Gleaning: transactions at the nexus of food, commons and waste

Research output: Chapter in Book/Report/Conference proceedingChapterAcademicpeer-review

Abstract

Gleaning, the practice of harvesting surplus crops at their source, has taken place for hundreds of years. The persistence of gleaning, alongside market-based forms of food provisioning, is an opportunity to examine how the food surplus of capitalist and feudal food economies can be appropriated for other uses, and support diverse economic practices. Presently, gleaning happens in informal and organized ways, and has long been a part of food security efforts in Europe and North America. Attention to the global scandal of food waste has generated increased support for gleaning efforts. This chapter examines the history of gleaning, the laws that support gleaning, and the post-capitalist ‘afterlives’ of gleaned food in a contemporary food sharing enterprise. Reflecting on these histories, the chapter makes a case for re-embedding gleaning practices in the commons.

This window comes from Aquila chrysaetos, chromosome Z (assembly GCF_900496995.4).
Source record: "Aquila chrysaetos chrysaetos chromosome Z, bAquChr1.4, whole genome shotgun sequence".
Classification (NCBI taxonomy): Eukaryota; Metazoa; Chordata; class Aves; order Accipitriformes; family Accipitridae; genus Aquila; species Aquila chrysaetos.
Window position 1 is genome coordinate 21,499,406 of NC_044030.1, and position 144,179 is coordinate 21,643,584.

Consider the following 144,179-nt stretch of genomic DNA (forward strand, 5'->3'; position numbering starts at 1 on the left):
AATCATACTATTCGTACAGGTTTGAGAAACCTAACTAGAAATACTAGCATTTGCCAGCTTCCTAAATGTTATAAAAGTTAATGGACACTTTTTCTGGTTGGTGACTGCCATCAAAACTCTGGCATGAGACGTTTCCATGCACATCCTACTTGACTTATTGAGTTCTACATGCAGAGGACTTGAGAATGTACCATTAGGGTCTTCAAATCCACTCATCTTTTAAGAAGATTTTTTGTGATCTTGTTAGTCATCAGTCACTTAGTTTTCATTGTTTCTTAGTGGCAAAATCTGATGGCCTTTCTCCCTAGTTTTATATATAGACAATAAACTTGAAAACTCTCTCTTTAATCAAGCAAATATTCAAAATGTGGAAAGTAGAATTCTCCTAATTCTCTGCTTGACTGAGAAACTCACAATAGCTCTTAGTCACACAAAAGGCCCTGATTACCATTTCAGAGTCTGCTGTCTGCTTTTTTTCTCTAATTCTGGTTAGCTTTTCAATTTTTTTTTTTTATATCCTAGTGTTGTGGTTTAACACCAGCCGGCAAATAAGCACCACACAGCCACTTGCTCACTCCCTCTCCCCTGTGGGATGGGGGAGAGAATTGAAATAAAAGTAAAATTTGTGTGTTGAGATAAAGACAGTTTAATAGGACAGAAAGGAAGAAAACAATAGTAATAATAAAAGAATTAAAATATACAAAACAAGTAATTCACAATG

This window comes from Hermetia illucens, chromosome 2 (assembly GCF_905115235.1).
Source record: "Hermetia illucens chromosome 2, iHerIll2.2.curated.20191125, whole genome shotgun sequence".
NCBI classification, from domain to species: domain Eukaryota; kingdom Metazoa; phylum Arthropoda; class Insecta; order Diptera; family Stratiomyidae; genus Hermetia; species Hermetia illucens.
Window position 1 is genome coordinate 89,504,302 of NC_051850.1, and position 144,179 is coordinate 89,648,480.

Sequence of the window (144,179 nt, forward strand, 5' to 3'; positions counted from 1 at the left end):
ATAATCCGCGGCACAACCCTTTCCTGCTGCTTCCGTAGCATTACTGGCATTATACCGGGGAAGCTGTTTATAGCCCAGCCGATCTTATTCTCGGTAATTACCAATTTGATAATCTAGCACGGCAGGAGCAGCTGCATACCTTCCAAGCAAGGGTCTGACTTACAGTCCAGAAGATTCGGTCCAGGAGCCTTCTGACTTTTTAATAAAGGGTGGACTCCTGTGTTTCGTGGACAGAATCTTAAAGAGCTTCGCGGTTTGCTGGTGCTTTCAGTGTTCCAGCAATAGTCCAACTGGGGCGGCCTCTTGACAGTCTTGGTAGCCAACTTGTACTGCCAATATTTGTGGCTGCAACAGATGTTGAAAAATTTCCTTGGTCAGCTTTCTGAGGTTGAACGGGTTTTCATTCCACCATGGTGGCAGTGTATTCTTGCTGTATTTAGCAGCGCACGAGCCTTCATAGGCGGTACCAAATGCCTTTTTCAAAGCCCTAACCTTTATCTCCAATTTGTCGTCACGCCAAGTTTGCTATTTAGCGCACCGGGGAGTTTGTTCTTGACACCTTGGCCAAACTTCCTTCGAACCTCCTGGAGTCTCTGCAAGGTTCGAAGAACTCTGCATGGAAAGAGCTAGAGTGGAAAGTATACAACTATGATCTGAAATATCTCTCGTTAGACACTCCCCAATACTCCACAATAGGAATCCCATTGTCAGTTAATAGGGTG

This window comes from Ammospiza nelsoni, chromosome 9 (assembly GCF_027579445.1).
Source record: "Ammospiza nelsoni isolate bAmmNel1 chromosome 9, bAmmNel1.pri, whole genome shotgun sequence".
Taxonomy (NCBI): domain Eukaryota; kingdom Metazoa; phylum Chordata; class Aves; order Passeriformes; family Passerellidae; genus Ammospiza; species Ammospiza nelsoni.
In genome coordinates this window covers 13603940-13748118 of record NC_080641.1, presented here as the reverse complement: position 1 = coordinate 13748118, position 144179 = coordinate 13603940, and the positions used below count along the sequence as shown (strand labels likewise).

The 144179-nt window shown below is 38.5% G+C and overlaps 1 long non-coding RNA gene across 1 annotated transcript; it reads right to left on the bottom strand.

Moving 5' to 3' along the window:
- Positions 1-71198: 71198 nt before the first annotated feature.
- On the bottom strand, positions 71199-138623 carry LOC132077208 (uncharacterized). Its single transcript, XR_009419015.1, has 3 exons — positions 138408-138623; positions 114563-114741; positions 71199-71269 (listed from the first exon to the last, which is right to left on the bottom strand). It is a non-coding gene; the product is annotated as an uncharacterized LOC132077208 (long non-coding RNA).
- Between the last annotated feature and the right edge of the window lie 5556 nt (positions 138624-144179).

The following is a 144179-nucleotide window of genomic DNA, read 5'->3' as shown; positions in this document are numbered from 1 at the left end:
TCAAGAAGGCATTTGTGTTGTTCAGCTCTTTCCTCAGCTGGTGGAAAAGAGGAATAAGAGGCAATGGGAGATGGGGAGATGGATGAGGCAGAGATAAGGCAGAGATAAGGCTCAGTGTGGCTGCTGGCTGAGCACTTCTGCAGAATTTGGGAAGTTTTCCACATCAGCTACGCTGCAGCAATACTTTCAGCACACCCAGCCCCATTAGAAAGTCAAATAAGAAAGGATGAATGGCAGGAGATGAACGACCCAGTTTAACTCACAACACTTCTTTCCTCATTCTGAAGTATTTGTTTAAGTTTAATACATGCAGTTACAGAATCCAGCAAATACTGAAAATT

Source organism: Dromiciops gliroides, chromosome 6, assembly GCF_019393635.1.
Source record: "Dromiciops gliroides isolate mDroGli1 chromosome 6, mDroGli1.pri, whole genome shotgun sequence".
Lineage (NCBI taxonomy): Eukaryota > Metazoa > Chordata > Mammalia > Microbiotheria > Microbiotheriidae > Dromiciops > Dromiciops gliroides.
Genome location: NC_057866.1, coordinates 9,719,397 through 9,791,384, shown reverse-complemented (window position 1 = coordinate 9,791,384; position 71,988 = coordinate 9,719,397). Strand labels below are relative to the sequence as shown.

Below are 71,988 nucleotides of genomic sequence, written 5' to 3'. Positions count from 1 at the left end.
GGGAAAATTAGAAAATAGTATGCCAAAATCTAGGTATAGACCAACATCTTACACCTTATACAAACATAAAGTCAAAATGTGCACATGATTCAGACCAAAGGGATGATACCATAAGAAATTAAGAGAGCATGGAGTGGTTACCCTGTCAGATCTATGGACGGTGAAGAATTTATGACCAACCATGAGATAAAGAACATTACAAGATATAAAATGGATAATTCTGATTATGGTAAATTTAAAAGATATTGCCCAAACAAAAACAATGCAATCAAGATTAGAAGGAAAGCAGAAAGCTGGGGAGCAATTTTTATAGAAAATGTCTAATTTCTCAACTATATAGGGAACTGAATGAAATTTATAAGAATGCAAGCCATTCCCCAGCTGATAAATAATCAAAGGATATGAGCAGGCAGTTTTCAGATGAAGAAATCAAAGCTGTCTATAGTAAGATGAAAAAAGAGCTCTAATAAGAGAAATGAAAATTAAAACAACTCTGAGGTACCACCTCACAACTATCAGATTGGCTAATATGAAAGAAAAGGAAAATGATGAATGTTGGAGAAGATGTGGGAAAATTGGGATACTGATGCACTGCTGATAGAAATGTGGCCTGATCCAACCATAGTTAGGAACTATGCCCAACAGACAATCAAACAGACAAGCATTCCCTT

Original languageEnglish
Title of host publicationThe Handbook of Diverse Economies
EditorsJ.K. Gibson-Graham, K. Dombroski
PublisherEdward Elgar Publishing Limited
Chapter22
Pages206-213
ISBN (Electronic)9781788119962
ISBN (Print)9781788119955
DOIs
Publication statusPublished - 6 Feb 2020

Fingerprint Dive into the research topics of 'Gleaning: transactions at the nexus of food, commons and waste'. Together they form a unique fingerprint.

  • Cite this

    Morrow, O. (2020). Gleaning: transactions at the nexus of food, commons and waste. In J. K. Gibson-Graham, & K. Dombroski (Eds.), The Handbook of Diverse Economies (pp. 206-213). Edward Elgar Publishing Limited. https://doi.org/10.4337/9781788119962.00032